Before I start on this week’s subject, I want to thank all the Estes Valley lodging properties who offer recycling, whether in-room or in the lobby. We evacuated to a hotel in Greeley who does not – so we are bagging the recycling to deal with at a later date, just like our grandson insisted on – back in 2010.
In order to STOP the progressive warming of the Earth, we must ALL participate. And, because some people will refuse, the rest of us must do an even better job. This means no possibility is too small to consider. While “zero waste” was designed for the disposal system, eliminating the sacrifice of physical resources which still have value: furniture, electronics, food, all the way down the list to paper. However, zero waste can also apply to energy resources. These are undeniably linked.
For example, using petroleum to produce plastic for insignificant uses such as single use packaging reduces the resource available to future generations. Oil lasts in the ground, but once we use it is irreplaceable. According to Energy Education, a Canadian website, the oil available today was created a minimum of 65 million years ago (Mesozoic Era), some more then 252 million years ago (Paleozoic Era). Over the last 100 years or so, our use of petroleum products has exploded and more than half of this buried resource has been expended. With the oil industry investing so much energy into packaging, we humans must find other, more renewable, sources to heat our homes and power our transportation. These will be reliably available for future generations. Locating oil is not the same as production. The reduced level of plankton, the necessary lack of oxygen, and the, now nonexistent, 90-160 degree temperature of the ancient seas mean we do not MAKE petroleum. Reference www.nationalgeographic.org/encyclopedia/petroleum for more information.
While much of the above information must be addressed by our national leaders, we, as individuals, can consider solar energy, windmills, or hydro-electric systems … electric (or even hybrid) cars, or walking, bicycling, and taking the bus. With the current mix of fires and blizzard, we have experienced some hiccups in alternative energy. These will need to be resolved as the world progresses. Backup systems? Battery storage? ???
As far as the waste system goes, the optimal approach is not much different from my grandmother’s approach to life. “Waste not, want not!” She never gave up a half-used teabag (carried a small container in her purse).Yes, of course she saved wrapping paper and ribbon for reuse. I remember her keeping furniture, clothing, dishes, and other items until she found someone who wanted them. While recycling did not yet exist, she would repurpose packaging. I still have various kitchen glasses, converted from jelly jars (and, in those days, designed that way as a marketing approach).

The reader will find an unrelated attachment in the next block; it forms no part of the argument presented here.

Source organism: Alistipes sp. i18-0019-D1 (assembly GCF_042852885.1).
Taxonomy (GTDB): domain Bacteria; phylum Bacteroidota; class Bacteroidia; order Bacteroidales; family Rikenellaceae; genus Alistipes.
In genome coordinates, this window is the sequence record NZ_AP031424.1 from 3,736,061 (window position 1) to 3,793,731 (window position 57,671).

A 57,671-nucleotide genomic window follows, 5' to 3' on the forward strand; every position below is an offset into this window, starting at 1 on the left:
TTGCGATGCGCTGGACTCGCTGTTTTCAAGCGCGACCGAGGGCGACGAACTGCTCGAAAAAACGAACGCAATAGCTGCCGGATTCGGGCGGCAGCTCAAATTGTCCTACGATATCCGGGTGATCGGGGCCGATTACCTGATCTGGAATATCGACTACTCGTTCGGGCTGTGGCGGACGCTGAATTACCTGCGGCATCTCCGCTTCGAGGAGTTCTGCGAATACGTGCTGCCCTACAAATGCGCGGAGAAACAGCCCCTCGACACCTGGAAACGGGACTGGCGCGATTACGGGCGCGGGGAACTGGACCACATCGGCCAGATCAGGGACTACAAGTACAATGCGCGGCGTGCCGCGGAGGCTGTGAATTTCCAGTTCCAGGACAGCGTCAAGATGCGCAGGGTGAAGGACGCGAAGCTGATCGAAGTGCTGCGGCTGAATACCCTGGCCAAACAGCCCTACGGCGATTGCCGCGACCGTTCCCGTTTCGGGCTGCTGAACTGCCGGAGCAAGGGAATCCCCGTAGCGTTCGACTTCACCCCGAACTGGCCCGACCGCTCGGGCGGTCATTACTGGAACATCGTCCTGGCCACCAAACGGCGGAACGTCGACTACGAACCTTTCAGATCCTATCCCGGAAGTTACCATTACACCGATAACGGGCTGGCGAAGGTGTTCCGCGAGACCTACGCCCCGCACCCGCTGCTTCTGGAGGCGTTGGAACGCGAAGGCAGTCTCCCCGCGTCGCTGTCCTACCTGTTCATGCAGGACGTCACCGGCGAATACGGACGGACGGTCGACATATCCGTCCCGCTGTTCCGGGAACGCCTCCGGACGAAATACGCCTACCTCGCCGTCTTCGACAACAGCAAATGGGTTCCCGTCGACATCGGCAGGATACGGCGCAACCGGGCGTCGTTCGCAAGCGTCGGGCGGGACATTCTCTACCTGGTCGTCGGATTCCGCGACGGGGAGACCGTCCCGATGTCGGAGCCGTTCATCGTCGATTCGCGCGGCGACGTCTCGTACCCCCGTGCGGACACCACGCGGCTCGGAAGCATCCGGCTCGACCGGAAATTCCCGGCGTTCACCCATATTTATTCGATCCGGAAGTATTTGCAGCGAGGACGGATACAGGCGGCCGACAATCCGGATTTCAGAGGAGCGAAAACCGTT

Disposal rules to live by (after the fire is out and the Town is safe):
1. Today we are lucky to have Village Thrift Shop and the Elizabeth Guild (including Lizzie’s) to conduct that “reusables” search for us. Cliffhanger will do the same for used books. Ed’s Cantina collects cloth napkins. The Enchanted Florist can use vases. Uncle Benny’s (in Loveland) is a great resource for remodeling supplies of all types. The UPS Store can reuse your castoff shipping supplies.
2. Make use of local and not so local recycling yards. Basic recycling is handled by the Residential Recycling Center (for household use) and the Transfer Station (for businesses), We also have access to recycling venues in Loveland, Fort Collins and throughout Boulder County (Eco-cycle) for items unacceptable here in the Estes Valley.
3. Our Planet Partners accept certain “hard to recycle” items: Contact Bestway Painting for left-over paint products. Clear Intentions, of course, handles glass. County Market takes plastic shopping bags and Safeway adds to that all plastic film from Ziplocs to Saran Wrap. Empty printer / toner cartridges go to Healing Waters. Have an old mattress (Springback Colorado), vehicle (EPNRC) or refrigerator (Estes Park Power and Communication)?
4. When purchasing – look for used and still useful items first: Definitely more ecological, usually less expensive, and often more durable than the more modern but planned obsolescent approach. Check out Village Thrift Shop, Elizabeth Guild, and Cliffhanger. Need cardboard boxes? Estes Park Brewery and Snowy Peaks give them away. And, should you need free art supplies or sticky label material, contact Smith Sign Studio.
5. Most of all, we need public composting options. While we can take such refuse down the mountain to the other collection yards, it means each household must transport and the material does not keep well. The alternative is for each household to create a backyard (or interior) compost station. In bear country, that too has drawbacks.
Agree? Disagree? Great solutions? RRRcyc@signsandwishes.com